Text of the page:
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of manhood, and begin 'to offend by the exhibition of novel opinions and strong censures, than he became the object of that enmity, which, pursuing him with detraction to his grave, has, in later times, disturbed his ashes, and endeavoured to fix deformity on his memory.
Of his conduct, and the treatment which he experienced in his college, much has been asserted, and much been made the subject of dispute. His enemies in his own days, (a son of bishop Hall is supposed to have been the immediate advancer of the charge,) accused him of having been vomited, after an. inordinate and riotous youth, out of the University; and his adversaries in the present age, inflamed with all the hate of their predecessors, have pretended to prove, from some vague expressions in one of his own poems, that the slander, though completely overthrown at the time of its first production, was not altogether unsupported by truth. The lines, supposed to contain the proof in question, are the following, which have been so frequently cited from the first of his elegies to his friend, C. Deodati:
Jam nec arıindiferum mihi cura revisere Camum;
Nec dudum vetiti me laris angit amor :
Quàm malè Phobicolis convenit ille locus!
Nec duri libet usque minas perferre magistri;
Cæteraque ingenio non subeunda meo.
Et vacuum curis otia grata sequi:
ego vel profugi nomen sortemque recuso
No love of late forbidden scenes now pains,
• Our author seems in this place to be guilty of a false quantity, and to begin his hexameter very unwarrantably with a cre. tic. Terentianus Maurus accuses Virgil of the same inaccuracy in the line "Sõlås hic inflexit sensus,” &c. affirming with the old grammarians, that hic and hoc were formerly written with two c's, hicc, hocc being contracted from hicce and hocce, and were always long. Vossius on the contrary asserts that these pronouns were long only when they were written with the double CC.--" Ad quantitatem hujus pronominis quod attinet, producebant et hic et hoc veteres quando per duplex c scribebant bicc vel hocc, abjecto, e; corripiebant cum c simplex scripsere. Art. Gram. 29. Of a short hộc more than one instance may be produced, “ Hic vir hic est, tibi quem promitti sæpius audis ;" but not one, as far as my recollection is accurate, of a short hoc. Hoc illud, germana, fuit.” “ Hic labor hoc opus est.” “ Hóc trat, alma parens." .“ Höc erar experto frustra Varrone." "Hoc erat in votis."-Salmasius in his abusive reply to our author, accuses his latin poetry of false quantities; but excepting in this instance, and in one, which shall be noticed in its proper place, in the first line of the Damon, I have not been able to detect any of these crimes against prosody. In the few spe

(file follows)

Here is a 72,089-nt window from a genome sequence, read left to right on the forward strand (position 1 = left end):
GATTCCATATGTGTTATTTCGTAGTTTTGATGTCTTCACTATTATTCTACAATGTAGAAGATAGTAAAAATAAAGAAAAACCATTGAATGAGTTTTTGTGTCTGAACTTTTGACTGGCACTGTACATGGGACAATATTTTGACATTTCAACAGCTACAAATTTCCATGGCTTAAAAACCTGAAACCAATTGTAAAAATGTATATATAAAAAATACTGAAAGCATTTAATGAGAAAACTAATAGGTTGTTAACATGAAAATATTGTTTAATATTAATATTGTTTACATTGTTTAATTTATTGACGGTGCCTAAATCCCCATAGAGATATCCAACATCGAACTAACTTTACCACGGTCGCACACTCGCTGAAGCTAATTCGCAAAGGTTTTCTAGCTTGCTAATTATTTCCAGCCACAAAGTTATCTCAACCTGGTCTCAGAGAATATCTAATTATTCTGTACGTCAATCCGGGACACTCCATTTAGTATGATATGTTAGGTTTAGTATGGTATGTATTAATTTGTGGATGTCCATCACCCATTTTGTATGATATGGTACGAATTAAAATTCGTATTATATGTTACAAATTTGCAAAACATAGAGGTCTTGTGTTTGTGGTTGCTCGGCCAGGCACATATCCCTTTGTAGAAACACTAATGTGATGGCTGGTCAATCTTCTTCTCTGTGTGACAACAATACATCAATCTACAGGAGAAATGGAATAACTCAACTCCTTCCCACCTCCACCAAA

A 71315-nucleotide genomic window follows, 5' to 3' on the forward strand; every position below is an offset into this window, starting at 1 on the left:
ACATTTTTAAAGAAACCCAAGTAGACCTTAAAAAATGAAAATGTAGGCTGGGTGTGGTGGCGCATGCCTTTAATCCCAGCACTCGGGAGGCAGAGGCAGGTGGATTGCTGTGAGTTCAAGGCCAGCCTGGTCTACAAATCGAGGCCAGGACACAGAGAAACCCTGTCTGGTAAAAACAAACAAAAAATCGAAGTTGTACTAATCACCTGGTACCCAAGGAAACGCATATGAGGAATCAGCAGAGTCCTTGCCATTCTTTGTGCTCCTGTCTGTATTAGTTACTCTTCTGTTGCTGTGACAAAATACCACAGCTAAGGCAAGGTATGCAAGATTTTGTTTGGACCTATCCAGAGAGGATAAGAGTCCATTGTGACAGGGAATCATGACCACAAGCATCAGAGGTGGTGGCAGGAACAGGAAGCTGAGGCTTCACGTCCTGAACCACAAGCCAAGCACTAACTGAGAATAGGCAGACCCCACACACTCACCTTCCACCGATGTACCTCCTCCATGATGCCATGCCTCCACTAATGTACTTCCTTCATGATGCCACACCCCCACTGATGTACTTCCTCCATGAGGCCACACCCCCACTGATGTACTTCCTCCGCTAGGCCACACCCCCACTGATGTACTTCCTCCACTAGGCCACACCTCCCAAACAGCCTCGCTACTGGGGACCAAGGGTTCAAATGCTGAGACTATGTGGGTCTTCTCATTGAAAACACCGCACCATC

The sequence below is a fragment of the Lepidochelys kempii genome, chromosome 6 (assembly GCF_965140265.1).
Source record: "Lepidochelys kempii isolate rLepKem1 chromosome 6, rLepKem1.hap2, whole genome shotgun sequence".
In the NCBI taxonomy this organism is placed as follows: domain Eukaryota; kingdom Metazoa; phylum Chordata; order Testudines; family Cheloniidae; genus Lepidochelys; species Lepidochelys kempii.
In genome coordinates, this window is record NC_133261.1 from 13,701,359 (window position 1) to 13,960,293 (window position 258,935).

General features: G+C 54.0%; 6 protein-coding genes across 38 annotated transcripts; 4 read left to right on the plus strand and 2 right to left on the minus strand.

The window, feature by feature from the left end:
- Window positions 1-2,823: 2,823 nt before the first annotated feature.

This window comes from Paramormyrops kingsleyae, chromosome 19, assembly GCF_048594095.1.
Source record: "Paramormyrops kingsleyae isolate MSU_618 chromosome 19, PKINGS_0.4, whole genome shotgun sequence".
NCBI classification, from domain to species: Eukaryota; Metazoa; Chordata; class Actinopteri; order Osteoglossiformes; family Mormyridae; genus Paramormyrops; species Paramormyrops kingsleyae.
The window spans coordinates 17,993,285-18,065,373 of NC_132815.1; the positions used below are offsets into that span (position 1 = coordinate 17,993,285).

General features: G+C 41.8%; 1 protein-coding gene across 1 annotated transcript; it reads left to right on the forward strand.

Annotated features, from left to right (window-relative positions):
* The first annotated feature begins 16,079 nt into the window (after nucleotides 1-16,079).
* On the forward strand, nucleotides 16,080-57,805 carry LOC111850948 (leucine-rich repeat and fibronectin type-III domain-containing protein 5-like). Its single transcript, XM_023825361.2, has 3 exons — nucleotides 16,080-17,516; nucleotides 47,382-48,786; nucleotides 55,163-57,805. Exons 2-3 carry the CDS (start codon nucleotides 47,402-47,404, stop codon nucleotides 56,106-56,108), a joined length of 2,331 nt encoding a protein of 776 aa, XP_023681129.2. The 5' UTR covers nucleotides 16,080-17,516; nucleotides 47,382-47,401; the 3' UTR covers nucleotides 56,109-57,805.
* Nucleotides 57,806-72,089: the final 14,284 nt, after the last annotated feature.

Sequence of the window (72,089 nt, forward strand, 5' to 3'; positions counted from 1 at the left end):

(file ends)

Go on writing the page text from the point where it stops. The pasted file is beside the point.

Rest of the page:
tion, preferred against our author's college life, from his own to the present times. The
Seu puer infelix indelibata reliquit
Gaudia, et abrupto flendus amore cadit :
Conscia funereo pectora torre movens :
Aut luit incestos aula Creontis avos.
neque sub tecto semper, nec in urbe latemus;
lucus habet vicinâ consitus almo,
Virgineos videas præteriisse choros.
Quæ possit senium vel reparare Jovis !
Atque faces, quotquot volvit uterque polus !
Quæque fluit puro nectare tincta via !
fallax retia tendit Amor!
Purpura, et ipse tui floris, Adoni, rubor!
Et quæcunque vagum cepit amica Jovem,
Et quot Susa colunt, Memnoniámque Ninon ;
Et vos Iliacæ, Romuleæque nurus :
Jactet, et Ausoniis plena theatra stolis.
Extera, sat tibi sit, fæmina, posse sequi.
Turrigerum latè conspicienda caput,
author of the “ Modest Confutation,” (whom Milton believed to have been the son of
Tu nimium felix intra tua mænia claudis
Quicquid formosi pendulus orbis habet.
Endymioneæ turba ministra deæ,
Per medias radiant turba videnda vias.
Alma pharetrigero milite cincta Venus;
Huic Paphon, et roseam posthabitura Cypron.
Mænia quàm subitò linquere fausta paro;
Atria, divini molyos usus ope.
Atque iterum raucæ murmur adire scholæ.
Paucaque in alternos verba coacta modos,
ELEGY I. TO CHARLES DEODATI.
At length, my friend, the missive paper came,
he hurries to Iërne's waves.
bishop Hall,) confesses that he had no certain notice of his opponent, further than what he
Il] too my soul a master's threats can bear,